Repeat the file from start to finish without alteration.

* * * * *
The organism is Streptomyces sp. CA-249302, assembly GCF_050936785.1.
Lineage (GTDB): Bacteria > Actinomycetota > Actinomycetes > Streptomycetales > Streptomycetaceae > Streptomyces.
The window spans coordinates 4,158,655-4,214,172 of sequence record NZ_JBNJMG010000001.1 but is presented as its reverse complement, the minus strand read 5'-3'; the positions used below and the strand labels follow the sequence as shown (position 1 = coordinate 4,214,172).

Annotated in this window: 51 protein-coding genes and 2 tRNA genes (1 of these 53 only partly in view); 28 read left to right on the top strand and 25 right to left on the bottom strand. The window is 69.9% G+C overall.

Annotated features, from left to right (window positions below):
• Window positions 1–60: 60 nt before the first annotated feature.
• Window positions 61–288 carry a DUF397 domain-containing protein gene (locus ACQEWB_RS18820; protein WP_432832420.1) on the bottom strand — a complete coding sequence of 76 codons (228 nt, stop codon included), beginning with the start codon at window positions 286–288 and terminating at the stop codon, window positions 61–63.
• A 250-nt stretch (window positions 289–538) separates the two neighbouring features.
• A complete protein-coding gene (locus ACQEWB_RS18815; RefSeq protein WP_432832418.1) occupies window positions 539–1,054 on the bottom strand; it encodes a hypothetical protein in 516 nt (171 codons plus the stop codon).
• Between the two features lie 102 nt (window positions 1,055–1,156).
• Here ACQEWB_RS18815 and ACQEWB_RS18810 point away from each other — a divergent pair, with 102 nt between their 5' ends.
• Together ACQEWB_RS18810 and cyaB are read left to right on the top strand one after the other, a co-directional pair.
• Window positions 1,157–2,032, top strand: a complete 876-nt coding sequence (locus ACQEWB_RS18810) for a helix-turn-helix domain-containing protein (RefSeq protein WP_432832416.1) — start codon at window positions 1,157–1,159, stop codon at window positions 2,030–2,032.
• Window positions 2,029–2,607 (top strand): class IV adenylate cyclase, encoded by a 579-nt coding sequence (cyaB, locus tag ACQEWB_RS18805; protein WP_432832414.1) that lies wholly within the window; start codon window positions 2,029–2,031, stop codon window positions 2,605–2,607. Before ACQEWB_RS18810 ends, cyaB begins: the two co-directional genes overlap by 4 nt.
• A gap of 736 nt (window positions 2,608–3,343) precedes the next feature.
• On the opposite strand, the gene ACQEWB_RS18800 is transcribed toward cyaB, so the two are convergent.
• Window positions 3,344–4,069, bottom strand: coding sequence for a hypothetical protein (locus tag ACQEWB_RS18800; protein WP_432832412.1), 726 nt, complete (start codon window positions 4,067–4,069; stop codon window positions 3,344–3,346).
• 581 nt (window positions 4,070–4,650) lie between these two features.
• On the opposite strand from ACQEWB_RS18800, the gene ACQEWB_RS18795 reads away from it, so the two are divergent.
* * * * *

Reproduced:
The organism is Streptomyces sp. CA-249302, assembly GCF_050936785.1.
Lineage (GTDB): Bacteria > Actinomycetota > Actinomycetes > Streptomycetales > Streptomycetaceae > Streptomyces.
The window spans coordinates 4,158,655-4,214,172 of sequence record NZ_JBNJMG010000001.1 but is presented as its reverse complement, the minus strand read 5'-3'; the positions used below and the strand labels follow the sequence as shown (position 1 = coordinate 4,214,172).

Annotated in this window: 51 protein-coding genes and 2 tRNA genes (1 of these 53 only partly in view); 28 read left to right on the top strand and 25 right to left on the bottom strand. The window is 69.9% G+C overall.

Annotated features, from left to right (window positions below):
• Window positions 1–60: 60 nt before the first annotated feature.
• Window positions 61–288 carry a DUF397 domain-containing protein gene (locus ACQEWB_RS18820; protein WP_432832420.1) on the bottom strand — a complete coding sequence of 76 codons (228 nt, stop codon included), beginning with the start codon at window positions 286–288 and terminating at the stop codon, window positions 61–63.
• A 250-nt stretch (window positions 289–538) separates the two neighbouring features.
• A complete protein-coding gene (locus ACQEWB_RS18815; RefSeq protein WP_432832418.1) occupies window positions 539–1,054 on the bottom strand; it encodes a hypothetical protein in 516 nt (171 codons plus the stop codon).
• Between the two features lie 102 nt (window positions 1,055–1,156).
• Here ACQEWB_RS18815 and ACQEWB_RS18810 point away from each other — a divergent pair, with 102 nt between their 5' ends.
• Together ACQEWB_RS18810 and cyaB are read left to right on the top strand one after the other, a co-directional pair.
• Window positions 1,157–2,032, top strand: a complete 876-nt coding sequence (locus ACQEWB_RS18810) for a helix-turn-helix domain-containing protein (RefSeq protein WP_432832416.1) — start codon at window positions 1,157–1,159, stop codon at window positions 2,030–2,032.
• Window positions 2,029–2,607 (top strand): class IV adenylate cyclase, encoded by a 579-nt coding sequence (cyaB, locus tag ACQEWB_RS18805; protein WP_432832414.1) that lies wholly within the window; start codon window positions 2,029–2,031, stop codon window positions 2,605–2,607. Before ACQEWB_RS18810 ends, cyaB begins: the two co-directional genes overlap by 4 nt.
• A gap of 736 nt (window positions 2,608–3,343) precedes the next feature.
• On the opposite strand, the gene ACQEWB_RS18800 is transcribed toward cyaB, so the two are convergent.
• Window positions 3,344–4,069, bottom strand: coding sequence for a hypothetical protein (locus tag ACQEWB_RS18800; protein WP_432832412.1), 726 nt, complete (start codon window positions 4,067–4,069; stop codon window positions 3,344–3,346).
• 581 nt (window positions 4,070–4,650) lie between these two features.
• On the opposite strand from ACQEWB_RS18800, the gene ACQEWB_RS18795 reads away from it, so the two are divergent.